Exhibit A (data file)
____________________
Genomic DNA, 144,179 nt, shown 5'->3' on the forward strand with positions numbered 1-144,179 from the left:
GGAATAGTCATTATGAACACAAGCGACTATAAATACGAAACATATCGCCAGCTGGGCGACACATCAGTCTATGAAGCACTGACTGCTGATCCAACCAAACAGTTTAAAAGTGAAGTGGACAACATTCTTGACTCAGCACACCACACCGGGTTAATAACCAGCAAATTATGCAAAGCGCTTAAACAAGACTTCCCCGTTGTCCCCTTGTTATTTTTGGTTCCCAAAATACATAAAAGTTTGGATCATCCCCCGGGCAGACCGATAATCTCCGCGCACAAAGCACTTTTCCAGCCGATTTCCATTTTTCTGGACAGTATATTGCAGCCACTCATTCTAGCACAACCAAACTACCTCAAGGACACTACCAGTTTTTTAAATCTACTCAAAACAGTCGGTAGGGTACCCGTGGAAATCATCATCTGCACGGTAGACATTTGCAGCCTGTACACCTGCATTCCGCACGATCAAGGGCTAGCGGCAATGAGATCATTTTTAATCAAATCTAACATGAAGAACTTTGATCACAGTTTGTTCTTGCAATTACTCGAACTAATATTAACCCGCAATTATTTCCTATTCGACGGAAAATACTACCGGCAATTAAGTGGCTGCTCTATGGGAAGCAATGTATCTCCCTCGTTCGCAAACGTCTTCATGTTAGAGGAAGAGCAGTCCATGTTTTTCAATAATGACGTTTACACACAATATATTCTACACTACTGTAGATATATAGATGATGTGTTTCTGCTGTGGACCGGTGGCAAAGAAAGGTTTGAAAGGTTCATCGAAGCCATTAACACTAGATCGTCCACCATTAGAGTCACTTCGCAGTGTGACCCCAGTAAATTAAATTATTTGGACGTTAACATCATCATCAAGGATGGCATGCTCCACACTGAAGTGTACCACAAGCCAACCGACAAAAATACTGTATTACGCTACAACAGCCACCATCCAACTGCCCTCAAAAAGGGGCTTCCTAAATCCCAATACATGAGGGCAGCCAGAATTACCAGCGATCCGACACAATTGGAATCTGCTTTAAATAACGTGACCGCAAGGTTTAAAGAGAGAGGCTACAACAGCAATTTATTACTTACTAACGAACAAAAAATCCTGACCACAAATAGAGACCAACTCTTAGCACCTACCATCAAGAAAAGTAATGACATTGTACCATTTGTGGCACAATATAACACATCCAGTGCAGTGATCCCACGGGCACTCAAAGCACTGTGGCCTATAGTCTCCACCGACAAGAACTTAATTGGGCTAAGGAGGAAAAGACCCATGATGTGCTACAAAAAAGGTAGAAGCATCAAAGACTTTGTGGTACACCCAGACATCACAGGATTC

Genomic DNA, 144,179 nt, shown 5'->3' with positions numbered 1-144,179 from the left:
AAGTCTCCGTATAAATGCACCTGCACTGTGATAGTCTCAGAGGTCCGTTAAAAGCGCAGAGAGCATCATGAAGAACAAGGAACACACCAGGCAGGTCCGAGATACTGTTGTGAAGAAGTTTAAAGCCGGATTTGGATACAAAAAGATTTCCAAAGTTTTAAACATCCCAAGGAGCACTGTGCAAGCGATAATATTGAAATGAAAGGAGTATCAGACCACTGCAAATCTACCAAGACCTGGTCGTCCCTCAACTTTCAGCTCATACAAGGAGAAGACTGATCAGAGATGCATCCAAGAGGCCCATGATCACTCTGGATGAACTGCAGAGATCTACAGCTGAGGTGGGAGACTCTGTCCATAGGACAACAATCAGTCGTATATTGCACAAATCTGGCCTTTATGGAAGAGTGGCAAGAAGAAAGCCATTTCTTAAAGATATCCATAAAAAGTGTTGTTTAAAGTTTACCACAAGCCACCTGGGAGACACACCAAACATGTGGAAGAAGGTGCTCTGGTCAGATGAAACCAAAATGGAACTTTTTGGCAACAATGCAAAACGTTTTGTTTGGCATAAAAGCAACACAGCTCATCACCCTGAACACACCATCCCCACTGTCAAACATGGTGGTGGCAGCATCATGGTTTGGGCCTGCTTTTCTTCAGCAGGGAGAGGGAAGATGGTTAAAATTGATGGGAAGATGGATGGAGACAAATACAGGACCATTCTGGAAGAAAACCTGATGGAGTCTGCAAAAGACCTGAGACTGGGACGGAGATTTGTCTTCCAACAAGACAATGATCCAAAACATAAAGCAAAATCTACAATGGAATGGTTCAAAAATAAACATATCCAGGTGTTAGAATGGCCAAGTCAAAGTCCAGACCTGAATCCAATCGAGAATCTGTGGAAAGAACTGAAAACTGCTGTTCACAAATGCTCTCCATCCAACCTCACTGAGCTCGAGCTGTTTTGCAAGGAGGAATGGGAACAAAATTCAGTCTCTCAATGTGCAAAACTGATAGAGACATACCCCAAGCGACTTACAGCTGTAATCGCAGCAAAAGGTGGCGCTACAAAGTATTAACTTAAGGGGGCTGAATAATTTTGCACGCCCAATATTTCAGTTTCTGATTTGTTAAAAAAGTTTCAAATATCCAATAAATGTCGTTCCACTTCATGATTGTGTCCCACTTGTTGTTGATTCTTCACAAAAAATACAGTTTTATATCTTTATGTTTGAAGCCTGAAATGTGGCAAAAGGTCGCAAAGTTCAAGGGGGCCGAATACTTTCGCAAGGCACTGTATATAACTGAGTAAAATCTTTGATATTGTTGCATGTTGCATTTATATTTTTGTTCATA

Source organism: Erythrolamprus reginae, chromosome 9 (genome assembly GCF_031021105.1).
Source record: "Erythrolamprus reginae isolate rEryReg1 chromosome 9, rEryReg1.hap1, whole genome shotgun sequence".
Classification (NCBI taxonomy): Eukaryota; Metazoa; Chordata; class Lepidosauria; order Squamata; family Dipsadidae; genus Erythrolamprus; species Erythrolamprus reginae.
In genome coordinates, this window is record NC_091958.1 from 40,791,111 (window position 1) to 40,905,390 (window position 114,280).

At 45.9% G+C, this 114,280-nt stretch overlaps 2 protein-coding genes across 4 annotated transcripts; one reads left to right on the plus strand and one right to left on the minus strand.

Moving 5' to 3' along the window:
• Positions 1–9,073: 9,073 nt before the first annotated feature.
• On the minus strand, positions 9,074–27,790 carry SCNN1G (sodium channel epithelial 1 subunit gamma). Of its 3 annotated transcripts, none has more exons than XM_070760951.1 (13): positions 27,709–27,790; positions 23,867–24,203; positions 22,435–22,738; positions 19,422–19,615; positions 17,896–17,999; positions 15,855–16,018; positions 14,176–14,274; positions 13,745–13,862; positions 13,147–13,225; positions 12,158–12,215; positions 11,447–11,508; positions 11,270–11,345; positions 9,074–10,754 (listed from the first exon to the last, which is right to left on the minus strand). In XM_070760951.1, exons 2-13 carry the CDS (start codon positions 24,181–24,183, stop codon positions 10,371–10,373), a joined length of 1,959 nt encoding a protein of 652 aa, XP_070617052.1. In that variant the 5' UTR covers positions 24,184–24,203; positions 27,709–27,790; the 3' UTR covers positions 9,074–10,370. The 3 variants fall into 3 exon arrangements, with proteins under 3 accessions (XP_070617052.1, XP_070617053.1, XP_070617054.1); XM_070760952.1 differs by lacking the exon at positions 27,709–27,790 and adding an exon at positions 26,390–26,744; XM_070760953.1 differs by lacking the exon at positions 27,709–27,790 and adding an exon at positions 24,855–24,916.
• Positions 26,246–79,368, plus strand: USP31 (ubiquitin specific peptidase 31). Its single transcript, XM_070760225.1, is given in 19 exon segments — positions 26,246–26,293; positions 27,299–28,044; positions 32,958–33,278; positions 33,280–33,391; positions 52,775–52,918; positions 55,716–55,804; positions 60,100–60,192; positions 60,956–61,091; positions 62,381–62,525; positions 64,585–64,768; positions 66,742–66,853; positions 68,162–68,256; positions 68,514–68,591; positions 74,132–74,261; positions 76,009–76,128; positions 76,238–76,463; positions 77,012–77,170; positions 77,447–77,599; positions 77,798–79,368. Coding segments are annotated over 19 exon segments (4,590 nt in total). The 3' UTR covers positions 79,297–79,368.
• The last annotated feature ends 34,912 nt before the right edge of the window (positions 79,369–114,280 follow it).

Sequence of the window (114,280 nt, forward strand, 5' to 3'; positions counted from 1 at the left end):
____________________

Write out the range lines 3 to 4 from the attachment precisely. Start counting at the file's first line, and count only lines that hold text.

Genomic DNA, 144,179 nt, shown 5'->3' with positions numbered 1-144,179 from the left:
AAGTCTCCGTATAAATGCACCTGCACTGTGATAGTCTCAGAGGTCCGTTAAAAGCGCAGAGAGCATCATGAAGAACAAGGAACACACCAGGCAGGTCCGAGATACTGTTGTGAAGAAGTTTAAAGCCGGATTTGGATACAAAAAGATTTCCAAAGTTTTAAACATCCCAAGGAGCACTGTGCAAGCGATAATATTGAAATGAAAGGAGTATCAGACCACTGCAAATCTACCAAGACCTGGTCGTCCCTCAACTTTCAGCTCATACAAGGAGAAGACTGATCAGAGATGCATCCAAGAGGCCCATGATCACTCTGGATGAACTGCAGAGATCTACAGCTGAGGTGGGAGACTCTGTCCATAGGACAACAATCAGTCGTATATTGCACAAATCTGGCCTTTATGGAAGAGTGGCAAGAAGAAAGCCATTTCTTAAAGATATCCATAAAAAGTGTTGTTTAAAGTTTACCACAAGCCACCTGGGAGACACACCAAACATGTGGAAGAAGGTGCTCTGGTCAGATGAAACCAAAATGGAACTTTTTGGCAACAATGCAAAACGTTTTGTTTGGCATAAAAGCAACACAGCTCATCACCCTGAACACACCATCCCCACTGTCAAACATGGTGGTGGCAGCATCATGGTTTGGGCCTGCTTTTCTTCAGCAGGGAGAGGGAAGATGGTTAAAATTGATGGGAAGATGGATGGAGACAAATACAGGACCATTCTGGAAGAAAACCTGATGGAGTCTGCAAAAGACCTGAGACTGGGACGGAGATTTGTCTTCCAACAAGACAATGATCCAAAACATAAAGCAAAATCTACAATGGAATGGTTCAAAAATAAACATATCCAGGTGTTAGAATGGCCAAGTCAAAGTCCAGACCTGAATCCAATCGAGAATCTGTGGAAAGAACTGAAAACTGCTGTTCACAAATGCTCTCCATCCAACCTCACTGAGCTCGAGCTGTTTTGCAAGGAGGAATGGGAACAAAATTCAGTCTCTCAATGTGCAAAACTGATAGAGACATACCCCAAGCGACTTACAGCTGTAATCGCAGCAAAAGGTGGCGCTACAAAGTATTAACTTAAGGGGGCTGAATAATTTTGCACGCCCAATATTTCAGTTTCTGATTTGTTAAAAAAGTTTCAAATATCCAATAAATGTCGTTCCACTTCATGATTGTGTCCCACTTGTTGTTGATTCTTCACAAAAAATACAGTTTTATATCTTTATGTTTGAAGCCTGAAATGTGGCAAAAGGTCGCAAAGTTCAAGGGGGCCGAATACTTTCGCAAGGCACTGTATATAACTGAGTAAAATCTTTGATATTGTTGCATGTTGCATTTATATTTTTGTTCATA